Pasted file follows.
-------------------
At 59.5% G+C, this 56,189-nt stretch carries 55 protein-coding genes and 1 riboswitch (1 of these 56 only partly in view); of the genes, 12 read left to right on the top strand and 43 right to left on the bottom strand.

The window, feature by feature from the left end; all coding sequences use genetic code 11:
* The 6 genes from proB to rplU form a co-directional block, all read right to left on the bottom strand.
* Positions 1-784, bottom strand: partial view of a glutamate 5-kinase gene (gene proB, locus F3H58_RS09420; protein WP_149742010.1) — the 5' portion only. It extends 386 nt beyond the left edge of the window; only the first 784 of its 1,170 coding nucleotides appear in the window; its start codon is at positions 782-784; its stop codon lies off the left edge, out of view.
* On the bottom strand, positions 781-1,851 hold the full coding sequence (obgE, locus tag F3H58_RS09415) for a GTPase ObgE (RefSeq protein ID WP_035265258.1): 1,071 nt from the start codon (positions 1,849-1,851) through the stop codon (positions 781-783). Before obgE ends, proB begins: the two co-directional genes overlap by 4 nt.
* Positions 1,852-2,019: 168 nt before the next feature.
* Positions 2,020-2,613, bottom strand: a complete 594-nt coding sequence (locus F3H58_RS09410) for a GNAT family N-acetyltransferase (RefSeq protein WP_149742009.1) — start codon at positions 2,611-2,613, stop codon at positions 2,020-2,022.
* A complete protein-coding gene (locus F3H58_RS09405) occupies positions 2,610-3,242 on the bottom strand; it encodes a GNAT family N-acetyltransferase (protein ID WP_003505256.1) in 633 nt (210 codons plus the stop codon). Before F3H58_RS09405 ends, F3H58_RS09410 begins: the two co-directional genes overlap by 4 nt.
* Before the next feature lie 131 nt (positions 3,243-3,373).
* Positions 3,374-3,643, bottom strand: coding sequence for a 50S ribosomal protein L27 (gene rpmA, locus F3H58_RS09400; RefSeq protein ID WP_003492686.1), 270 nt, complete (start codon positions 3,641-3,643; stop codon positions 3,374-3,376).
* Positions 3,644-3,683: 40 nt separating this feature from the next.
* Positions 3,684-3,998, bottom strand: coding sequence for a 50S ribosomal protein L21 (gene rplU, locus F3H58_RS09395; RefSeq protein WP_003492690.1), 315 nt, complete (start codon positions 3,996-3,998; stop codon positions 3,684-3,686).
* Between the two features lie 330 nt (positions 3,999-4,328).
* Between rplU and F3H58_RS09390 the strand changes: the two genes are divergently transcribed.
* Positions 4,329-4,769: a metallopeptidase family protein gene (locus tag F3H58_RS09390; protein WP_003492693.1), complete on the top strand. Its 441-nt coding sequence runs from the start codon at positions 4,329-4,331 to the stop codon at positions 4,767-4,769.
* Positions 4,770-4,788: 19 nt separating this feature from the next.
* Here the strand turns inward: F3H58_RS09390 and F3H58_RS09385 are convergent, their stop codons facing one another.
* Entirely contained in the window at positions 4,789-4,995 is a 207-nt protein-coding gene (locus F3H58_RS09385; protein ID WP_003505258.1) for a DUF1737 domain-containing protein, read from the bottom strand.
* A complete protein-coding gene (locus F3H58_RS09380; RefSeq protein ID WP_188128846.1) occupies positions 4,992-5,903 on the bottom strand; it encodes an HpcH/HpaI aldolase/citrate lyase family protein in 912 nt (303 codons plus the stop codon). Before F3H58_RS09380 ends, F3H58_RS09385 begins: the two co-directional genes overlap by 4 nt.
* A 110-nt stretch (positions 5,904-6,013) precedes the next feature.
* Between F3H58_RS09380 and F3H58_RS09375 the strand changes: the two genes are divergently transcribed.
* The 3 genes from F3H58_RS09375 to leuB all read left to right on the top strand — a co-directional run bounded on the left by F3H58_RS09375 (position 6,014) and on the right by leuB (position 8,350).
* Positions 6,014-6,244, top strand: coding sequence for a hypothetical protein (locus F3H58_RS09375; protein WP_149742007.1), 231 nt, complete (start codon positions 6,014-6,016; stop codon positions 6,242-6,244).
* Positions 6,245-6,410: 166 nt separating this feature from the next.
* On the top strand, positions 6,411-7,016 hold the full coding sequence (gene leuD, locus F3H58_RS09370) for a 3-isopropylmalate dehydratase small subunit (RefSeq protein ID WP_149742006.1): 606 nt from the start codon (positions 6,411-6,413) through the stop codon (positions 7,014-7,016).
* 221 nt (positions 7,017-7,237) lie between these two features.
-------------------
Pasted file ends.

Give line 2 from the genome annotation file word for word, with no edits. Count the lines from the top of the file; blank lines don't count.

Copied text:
The window, feature by feature from the left end; all coding sequences use genetic code 11: